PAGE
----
Social Implications of Neo - Imperialism in India
The globalisation process, which aimed at integration of economies and global development, is basically a reflection of neo-imperialism ideas. The question addressed in this paper is: what are the social implications of the neo-imperialism (globalisation) process in India, particularly on the social security aspects of the working population? Accordingly, an attempt is made in this paper to examine changes in the social security status of the working population that have been brought about since the introduction of globalisation process in terms of employment, labour absorption and the labour market conditions in India. It is seen that the overall growth rate of the organised sector employment maintained its declining trend from the period 1977-78 to 1999-2000. The growth rate of the public sector employment declined more than the private sector employment and this trend continues up to the present. From 1997, the public sector employment grew negatively. Though there has been marginal increase in the percentage growth rate of employment in the private sector, the quality of the life of the working population may not have increased as the characteristics of these employees are similar to those in the unorganized labour with lower or no social security. In order to understand the changing dimensions of unorganized sector, the data on the growth performance and labour absorption in agricultural and non-agricultural enterprises in India from the Economic Censuses are analysed. It is also seen that the increase in employment has been much lower than that of the number of enterprises, indicating the low labour absorption capacity in both the Agricultural and the Non-Agricultural Enterprises. In addition, the number of workers per enterprise has shown a steady decline from 1980 to 1998, revealing a falling trend in labour absorption in enterprises of both sectors. The paper concluded that the trends in the labour market reveal deplorable conditions of the working population in India. This situation would affect not only the social and economic conditions of the present working population, but also the further additions to it. Therefore, it is argued that the policies towards de-linking budgetary support to the working population, reducing labour absorption in the public sector as part of the globalisation strategy and relying on the market forces to absorb labour and fix their wages, would adversely affect the employment situation in India. Hence, efforts should be initiated to improve the labour absorption capacity of the country at remunerative levels of real wages so that the problems of rise in unemployment could be solved.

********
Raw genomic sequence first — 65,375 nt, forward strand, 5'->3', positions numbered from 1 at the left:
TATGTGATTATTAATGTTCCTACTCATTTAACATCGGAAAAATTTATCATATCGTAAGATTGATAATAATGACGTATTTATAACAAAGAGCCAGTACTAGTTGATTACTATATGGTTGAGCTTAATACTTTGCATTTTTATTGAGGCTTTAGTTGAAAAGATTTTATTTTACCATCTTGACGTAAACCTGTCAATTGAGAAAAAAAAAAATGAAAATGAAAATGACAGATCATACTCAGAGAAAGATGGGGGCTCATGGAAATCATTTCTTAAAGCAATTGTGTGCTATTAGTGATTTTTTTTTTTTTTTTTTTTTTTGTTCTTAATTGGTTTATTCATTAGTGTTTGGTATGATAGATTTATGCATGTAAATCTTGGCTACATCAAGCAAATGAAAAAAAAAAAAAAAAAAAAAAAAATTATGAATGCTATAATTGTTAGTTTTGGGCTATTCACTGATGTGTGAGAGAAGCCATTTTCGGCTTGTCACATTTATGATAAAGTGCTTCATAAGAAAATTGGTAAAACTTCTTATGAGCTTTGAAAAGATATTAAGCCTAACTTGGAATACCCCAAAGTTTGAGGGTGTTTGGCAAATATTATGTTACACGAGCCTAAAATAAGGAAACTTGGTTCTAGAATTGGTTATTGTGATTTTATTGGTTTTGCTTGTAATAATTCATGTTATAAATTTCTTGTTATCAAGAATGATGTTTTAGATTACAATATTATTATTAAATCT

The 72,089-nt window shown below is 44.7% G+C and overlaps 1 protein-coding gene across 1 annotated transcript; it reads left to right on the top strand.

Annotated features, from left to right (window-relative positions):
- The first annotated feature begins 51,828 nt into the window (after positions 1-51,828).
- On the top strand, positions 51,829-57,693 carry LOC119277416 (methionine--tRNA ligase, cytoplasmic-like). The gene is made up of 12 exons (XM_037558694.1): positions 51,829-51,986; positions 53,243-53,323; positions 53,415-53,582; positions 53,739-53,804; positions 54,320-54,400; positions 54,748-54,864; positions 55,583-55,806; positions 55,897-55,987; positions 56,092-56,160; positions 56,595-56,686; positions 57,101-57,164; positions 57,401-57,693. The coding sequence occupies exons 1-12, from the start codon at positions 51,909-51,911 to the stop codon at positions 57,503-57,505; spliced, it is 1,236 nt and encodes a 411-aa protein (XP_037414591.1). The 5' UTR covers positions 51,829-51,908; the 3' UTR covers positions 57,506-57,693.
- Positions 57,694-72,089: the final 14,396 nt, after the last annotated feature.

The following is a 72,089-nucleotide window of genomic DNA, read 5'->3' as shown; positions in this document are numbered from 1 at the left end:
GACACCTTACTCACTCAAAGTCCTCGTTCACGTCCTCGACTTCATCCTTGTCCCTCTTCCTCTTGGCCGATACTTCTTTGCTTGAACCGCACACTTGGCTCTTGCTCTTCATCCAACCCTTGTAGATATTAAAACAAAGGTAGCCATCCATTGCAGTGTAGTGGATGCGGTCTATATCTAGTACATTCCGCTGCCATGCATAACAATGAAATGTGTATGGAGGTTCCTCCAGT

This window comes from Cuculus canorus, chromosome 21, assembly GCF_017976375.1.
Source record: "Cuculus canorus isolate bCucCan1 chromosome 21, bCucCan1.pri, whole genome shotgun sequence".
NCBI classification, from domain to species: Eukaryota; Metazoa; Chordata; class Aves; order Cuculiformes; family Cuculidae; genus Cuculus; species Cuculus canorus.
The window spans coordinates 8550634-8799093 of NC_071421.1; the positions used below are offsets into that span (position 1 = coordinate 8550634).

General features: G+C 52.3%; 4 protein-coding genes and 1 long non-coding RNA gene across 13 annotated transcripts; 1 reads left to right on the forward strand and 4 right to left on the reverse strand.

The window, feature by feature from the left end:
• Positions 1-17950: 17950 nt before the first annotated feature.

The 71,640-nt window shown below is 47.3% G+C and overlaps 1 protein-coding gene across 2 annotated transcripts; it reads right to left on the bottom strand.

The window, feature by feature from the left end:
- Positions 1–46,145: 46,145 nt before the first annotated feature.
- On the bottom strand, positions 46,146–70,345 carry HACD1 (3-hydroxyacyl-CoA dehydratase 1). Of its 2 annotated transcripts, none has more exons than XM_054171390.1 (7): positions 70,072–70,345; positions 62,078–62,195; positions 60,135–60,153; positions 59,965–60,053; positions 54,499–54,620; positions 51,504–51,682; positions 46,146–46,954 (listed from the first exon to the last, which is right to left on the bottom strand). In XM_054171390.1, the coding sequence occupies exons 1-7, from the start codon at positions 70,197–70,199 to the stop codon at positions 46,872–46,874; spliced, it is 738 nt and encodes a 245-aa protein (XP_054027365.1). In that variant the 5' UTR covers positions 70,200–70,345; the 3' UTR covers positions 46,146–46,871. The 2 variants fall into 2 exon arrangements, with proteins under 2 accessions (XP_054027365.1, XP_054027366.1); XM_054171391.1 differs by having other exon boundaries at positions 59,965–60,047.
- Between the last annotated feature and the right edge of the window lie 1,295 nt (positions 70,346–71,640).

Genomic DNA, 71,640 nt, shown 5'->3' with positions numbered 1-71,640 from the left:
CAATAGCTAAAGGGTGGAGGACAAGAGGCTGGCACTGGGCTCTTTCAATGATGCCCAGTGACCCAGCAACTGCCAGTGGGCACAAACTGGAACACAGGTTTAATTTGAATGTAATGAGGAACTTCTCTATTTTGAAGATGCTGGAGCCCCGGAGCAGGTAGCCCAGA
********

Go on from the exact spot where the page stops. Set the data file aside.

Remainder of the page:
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- Adrian Wood, 1995. "How Trade Hurt Unskilled Workers," Journal of Economic Perspectives, American Economic Association, vol. 9(3), pages 57-80, Summer.
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